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Young adults participate in SummerWorks program

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Provided 49 with summer employment in Shelby

By Lisa King

SummerWorks2009, a Kentuckiana Works initiative that is a federally funded stimulus program, provided temporary employment for 521 young people throughout the state – including 49 from Shelby County.

In addition to employment, the program, funded by $1.4 million from the American Recovery and Reinvestment Act, also provided work readiness skills to young adults age 16-24 in Bullitt, Jefferson and Shelby counties.

Those skills included financial literacy, time management, functioning in a team environment, performing effective customer service, reporting to a supervisory staff, understanding personal accountability and responsibility and maintaining honesty and integrity.

Kentuckiana Works is Greater Louisville's workforce investment board and serves the seven-county region surrounding Louisville. The organization also oversees the region's system of One Stop Career Centers, at which job seekers can find jobs, education and training opportunities, as well as apply for unemployment insurance.

These centers also help employers meet their workforce needs by linking them with qualified employees.

Michael Gritton, executive director of Kentuckiana Works, Greater Louisville's Workforce Investment Board, said, "SummerWorks 2009 helped jump start the region's economy by pumping one point four million dollars into the economy through valuable work opportunities for people who otherwise may not have earned a paycheck this summer.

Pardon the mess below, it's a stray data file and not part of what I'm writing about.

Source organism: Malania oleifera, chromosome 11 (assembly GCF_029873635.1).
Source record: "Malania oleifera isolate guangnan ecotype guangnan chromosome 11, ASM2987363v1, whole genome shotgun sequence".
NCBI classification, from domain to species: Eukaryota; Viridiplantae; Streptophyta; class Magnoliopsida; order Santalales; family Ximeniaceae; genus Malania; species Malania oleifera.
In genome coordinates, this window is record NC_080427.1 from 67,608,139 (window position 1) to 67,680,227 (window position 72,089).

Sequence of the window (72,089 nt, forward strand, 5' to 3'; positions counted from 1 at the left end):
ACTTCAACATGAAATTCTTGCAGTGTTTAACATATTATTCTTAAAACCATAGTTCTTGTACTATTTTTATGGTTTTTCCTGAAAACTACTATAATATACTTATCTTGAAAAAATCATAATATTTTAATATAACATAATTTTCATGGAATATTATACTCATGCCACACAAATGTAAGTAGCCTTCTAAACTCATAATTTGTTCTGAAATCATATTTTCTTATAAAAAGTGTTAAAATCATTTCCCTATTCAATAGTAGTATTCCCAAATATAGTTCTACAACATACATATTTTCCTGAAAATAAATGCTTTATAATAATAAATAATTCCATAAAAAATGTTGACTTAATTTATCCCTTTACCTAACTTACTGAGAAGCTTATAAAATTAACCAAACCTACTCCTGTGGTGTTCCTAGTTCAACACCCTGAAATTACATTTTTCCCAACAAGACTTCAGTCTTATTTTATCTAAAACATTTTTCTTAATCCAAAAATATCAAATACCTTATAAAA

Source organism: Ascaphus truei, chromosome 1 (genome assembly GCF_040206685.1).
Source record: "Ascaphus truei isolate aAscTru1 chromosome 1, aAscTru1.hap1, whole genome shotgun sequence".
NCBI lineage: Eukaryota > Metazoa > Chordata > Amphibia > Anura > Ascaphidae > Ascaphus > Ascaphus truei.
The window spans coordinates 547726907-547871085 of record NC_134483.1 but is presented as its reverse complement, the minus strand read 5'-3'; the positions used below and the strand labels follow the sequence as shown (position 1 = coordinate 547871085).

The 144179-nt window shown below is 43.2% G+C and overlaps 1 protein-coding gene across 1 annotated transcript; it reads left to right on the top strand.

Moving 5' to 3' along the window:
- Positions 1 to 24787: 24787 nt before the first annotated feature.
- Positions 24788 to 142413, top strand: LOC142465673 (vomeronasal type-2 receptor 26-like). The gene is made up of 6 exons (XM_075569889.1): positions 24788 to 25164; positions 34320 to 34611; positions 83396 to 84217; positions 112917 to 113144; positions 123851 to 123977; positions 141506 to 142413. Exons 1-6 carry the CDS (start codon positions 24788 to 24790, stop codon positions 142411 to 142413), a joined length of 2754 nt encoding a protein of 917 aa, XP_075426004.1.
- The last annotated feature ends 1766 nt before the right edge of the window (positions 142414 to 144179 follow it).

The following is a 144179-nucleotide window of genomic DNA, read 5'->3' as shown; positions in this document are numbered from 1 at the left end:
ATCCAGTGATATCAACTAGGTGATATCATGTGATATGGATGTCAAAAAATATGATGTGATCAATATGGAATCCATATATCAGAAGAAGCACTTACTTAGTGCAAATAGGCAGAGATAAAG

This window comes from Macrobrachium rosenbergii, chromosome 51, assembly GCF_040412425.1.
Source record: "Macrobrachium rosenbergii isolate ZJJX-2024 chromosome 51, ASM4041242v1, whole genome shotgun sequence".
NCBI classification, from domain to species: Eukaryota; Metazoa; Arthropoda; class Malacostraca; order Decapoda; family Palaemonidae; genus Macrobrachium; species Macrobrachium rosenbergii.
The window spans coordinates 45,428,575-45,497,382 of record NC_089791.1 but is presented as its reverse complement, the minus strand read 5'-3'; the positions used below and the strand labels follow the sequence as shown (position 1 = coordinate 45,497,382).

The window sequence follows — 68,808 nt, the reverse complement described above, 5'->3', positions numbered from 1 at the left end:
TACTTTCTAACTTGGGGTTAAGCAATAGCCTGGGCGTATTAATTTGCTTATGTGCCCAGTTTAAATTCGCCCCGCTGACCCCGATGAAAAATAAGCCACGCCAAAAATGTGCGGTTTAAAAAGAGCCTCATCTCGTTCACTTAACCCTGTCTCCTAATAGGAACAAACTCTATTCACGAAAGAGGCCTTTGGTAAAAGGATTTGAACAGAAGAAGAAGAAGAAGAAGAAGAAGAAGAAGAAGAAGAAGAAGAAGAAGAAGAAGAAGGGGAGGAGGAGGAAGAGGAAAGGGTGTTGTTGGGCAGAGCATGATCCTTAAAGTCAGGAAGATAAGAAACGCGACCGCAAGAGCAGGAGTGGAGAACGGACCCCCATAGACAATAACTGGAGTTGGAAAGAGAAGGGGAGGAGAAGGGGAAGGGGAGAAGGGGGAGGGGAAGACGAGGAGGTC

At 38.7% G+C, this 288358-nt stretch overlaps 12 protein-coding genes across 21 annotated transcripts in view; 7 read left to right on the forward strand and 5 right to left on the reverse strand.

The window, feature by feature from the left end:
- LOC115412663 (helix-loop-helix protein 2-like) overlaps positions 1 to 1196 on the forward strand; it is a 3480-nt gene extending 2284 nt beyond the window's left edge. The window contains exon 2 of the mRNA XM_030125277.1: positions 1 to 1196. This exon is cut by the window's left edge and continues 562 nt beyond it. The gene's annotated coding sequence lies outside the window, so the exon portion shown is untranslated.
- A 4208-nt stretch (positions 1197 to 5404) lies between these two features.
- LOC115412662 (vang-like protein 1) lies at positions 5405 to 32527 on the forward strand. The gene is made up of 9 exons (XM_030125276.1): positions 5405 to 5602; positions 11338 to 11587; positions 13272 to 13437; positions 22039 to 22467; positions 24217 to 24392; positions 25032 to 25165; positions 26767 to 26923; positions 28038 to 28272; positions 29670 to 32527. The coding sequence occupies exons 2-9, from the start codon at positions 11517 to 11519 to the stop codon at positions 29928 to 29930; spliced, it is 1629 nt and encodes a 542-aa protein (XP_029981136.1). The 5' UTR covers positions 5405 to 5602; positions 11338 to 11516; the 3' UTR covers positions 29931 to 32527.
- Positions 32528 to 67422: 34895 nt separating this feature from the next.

“What's more, young people also earned valuable work experience that will make them more marketable in the workforce and employers who may have not been able to hire summer workers had much needed help," he said.

John Cox, who owned the 6th and Main Coffee Shop in Shelbyville at the time the program was ongoing, said that SummerWorks helped him out a lot.

"It was a great program," he said. "It allowed us to train a couple of employees and didn't cost us anything."

Those employees, Kassie Chandler and Connor Powell, were paid through the program.

"The program allowed us to train them for free and at the end of the summer we were allowed to decide whether or not we wanted them to stay on, and as far as I know, they are both still there," he said.

Powell and Chandler are in fact still employed at the coffee shop.

Powell said he was really glad he participated in the program.

"It worked out great," he said. "This is the best job I've ever had."